Mary Switzer Research Fellowships
CFDA Number: 84.133F
Program Type: Fellowships
Also Known As: Research Fellowships
The Switzer Research Fellowships Program was established to build rehabilitation capacity by providing support to qualified individuals to engage in scientific research relating to the rehabilitation of individuals with disabilities. The fellowships are available on an annual competitive basis on two levels:
Distinguished Fellowships ($75,000) are awarded to individuals with a doctorate, other terminal degree, or comparable academic qualifications who have seven or more years of research experience in subject areas, methods or techniques directly relevant to rehabilitation research.
Merit Fellowships ($65,000) are awarded to individuals with advanced professional training or research experience in independent study in appropriate areas that are directly pertinent to disability and rehabilitation, but who are in earlier stages of their research career, with less than the required seven years' experience, or who do not have a doctorate.
Fellows must conduct original research in an area authorized by Section 204 of the Rehabilitation Act of 1973. The fellowships cover a 12-month period, and provide a stipend for research-related expenses. Awards are made to individuals only, not institutions. These fellowships require a full-time commitment (defined as 40 hours per week). The Fellow must work principally on the fellowship research during the year.
Types of Projects
The topics of Switzer research over the last twenty years include, but are not limited to, issues in medical rehabilitation; rehabilitation service financing, delivery, and utilization; vocational rehabilitation, rehabilitation engineering and assistive technology; rehabilitation psychology and psychiatric rehabilitation; disability policy/rights; rehabilitation measurement; and special education.
A few specific examples are described below.
- Dr. David Braddock, Executive
Director of the Coleman Institute for Cognitive Disabilities and Associate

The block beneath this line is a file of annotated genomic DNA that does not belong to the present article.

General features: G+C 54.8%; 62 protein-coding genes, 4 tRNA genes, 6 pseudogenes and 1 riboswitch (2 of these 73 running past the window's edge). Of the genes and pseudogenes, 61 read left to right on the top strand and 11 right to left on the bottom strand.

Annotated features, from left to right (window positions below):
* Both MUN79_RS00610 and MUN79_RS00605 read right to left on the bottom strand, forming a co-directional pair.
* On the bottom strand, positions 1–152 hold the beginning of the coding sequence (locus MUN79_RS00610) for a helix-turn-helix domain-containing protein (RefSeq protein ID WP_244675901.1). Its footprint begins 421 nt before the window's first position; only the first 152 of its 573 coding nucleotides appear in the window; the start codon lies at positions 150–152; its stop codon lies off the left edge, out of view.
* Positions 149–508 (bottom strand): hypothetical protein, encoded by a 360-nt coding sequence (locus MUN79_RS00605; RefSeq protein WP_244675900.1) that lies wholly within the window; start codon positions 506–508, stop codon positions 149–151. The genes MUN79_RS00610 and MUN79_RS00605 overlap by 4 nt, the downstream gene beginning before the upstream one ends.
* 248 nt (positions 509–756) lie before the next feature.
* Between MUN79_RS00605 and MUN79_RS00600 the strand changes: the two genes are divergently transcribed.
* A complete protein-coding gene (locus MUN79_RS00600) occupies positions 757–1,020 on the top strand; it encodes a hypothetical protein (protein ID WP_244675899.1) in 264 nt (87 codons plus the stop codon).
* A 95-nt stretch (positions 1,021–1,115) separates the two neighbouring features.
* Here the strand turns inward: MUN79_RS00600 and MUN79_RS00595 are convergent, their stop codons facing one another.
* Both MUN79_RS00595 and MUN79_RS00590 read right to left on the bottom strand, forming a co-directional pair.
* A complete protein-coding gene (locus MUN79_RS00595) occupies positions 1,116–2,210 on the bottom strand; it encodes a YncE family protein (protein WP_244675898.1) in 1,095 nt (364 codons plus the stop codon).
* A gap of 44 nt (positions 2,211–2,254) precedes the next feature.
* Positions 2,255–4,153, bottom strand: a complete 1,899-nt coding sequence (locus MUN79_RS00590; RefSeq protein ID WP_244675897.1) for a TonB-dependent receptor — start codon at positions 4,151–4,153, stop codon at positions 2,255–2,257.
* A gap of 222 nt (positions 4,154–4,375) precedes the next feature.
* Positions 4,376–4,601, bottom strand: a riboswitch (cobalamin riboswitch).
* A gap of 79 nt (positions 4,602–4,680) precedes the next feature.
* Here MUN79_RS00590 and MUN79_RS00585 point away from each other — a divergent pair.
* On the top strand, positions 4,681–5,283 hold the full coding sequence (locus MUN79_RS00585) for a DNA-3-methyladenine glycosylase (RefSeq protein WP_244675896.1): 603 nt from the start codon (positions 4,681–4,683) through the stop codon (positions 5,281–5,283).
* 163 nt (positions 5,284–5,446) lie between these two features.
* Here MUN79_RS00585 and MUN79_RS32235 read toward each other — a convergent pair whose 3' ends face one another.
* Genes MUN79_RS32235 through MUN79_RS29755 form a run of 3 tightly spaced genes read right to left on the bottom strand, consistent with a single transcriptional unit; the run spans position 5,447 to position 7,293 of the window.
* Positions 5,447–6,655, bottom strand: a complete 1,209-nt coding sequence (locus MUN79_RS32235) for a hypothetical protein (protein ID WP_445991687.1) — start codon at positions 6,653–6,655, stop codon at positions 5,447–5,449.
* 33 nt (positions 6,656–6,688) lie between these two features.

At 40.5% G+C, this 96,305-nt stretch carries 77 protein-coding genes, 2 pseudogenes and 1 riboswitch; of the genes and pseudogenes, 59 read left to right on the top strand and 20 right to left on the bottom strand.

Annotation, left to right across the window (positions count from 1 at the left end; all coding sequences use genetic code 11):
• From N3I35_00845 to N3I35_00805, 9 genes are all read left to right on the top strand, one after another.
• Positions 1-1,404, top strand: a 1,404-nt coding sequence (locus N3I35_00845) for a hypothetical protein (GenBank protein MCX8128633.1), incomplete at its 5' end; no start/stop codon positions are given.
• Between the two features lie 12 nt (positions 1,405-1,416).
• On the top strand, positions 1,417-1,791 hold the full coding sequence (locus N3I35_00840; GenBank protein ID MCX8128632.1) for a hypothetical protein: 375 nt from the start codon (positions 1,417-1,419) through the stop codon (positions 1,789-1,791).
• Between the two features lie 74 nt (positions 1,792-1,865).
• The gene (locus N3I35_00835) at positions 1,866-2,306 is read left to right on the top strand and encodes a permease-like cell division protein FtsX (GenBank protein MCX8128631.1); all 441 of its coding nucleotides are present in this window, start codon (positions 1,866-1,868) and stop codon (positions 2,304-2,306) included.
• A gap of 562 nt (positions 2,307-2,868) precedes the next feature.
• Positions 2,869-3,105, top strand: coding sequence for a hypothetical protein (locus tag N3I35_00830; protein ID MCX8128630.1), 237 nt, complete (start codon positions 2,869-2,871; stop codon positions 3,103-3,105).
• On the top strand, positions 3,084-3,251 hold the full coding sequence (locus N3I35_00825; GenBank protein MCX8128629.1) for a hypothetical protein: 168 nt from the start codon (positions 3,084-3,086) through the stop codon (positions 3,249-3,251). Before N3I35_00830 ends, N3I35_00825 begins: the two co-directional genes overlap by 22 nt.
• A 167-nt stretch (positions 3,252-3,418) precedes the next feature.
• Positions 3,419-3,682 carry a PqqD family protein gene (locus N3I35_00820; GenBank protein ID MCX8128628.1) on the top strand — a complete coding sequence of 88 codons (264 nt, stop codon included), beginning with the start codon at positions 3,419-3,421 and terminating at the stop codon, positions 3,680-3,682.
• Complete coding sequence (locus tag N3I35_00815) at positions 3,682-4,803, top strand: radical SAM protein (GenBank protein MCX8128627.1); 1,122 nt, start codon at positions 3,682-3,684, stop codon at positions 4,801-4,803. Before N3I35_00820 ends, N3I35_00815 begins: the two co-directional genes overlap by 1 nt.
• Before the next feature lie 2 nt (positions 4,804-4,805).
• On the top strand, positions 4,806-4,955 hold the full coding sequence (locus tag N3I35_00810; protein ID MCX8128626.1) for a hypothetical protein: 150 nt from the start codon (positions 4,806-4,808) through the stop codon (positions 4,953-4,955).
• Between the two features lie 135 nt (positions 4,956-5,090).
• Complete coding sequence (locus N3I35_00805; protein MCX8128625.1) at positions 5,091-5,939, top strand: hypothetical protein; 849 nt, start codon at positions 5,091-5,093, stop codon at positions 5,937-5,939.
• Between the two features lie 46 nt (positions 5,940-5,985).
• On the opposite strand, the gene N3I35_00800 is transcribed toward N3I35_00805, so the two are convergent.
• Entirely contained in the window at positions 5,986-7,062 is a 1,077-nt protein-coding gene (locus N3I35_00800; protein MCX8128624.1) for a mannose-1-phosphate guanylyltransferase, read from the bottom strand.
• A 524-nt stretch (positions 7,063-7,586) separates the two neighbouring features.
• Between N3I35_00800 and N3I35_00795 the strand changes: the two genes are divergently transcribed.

Vice-President for Research, both at the University of Colorado
Dr. Braddock was a Switzer Distinguished Fellow in 1988-1989 at the midpoint of his career and then again ten years later. Braddock's first study involved the expansion of his analysis of public spending for developmental disabilities to include public spending for mental health services. Braddock took up the topic again in a second Switzer Fellowship, developing a methodology for the analysis of state spending for developmental, mental and physical disabilities. The resulting monograph (Disability at the Dawn of the 21st Century and State of the States) has become the single most important metric to gauge the extent to which the Olmstead Act is being implemented in the states.
- Dr. Mindy L. Aisen, Former Deputy
Chief Research and Development Officer (CRADO), U.S. Department of Veterans
Dr. Aisen was a Switzer Merit Fellow in 1985-1986. Aisen's Switzer research on the assessment of tremor in multiple sclerosis resulted in published journal articles, primitive assessment devices, and further federal funding. The collaborative relationships that she established during her Switzer research resulted in the establishment of a Fellowship program at MIT and Cornell/Burke Rehabilitation in Rehabilitation Medicine/Rehabilitation Engineering and in a robotics collaborative between the same institutions. For the latter, Aisen and colleagues extended the measurement of tremor to the population of those with head injury. The outgrowth of Aisen 's Switzer research has been a significant contribution to the literature that has, and continues to have, a profound effect on clinical treatment.
- Dr. Alan M. Jette, Dean,
Sargent College of Health and Rehabilitation Sciences, Boston University
Dr. Jette was a Switzer Distinguished Fellow in 1988-1989. He conducted his fellowship research in the early stages of his career, and the title of his study was "Longitudinal Analyses of Impairments and Disability." Jette’s reports that his Switzer epidemiology study (involving analyses of longitudinal data re: disabilities) was published and prepared him to successfully compete for NIH funding. He states that it was very difficult to secure funding for this topic at the time, and NIDRR’s willingness to do so was the catalyst for a career in rehabilitation research with a public health emphasis that has been the hallmark of his work since the Switzer Fellowship.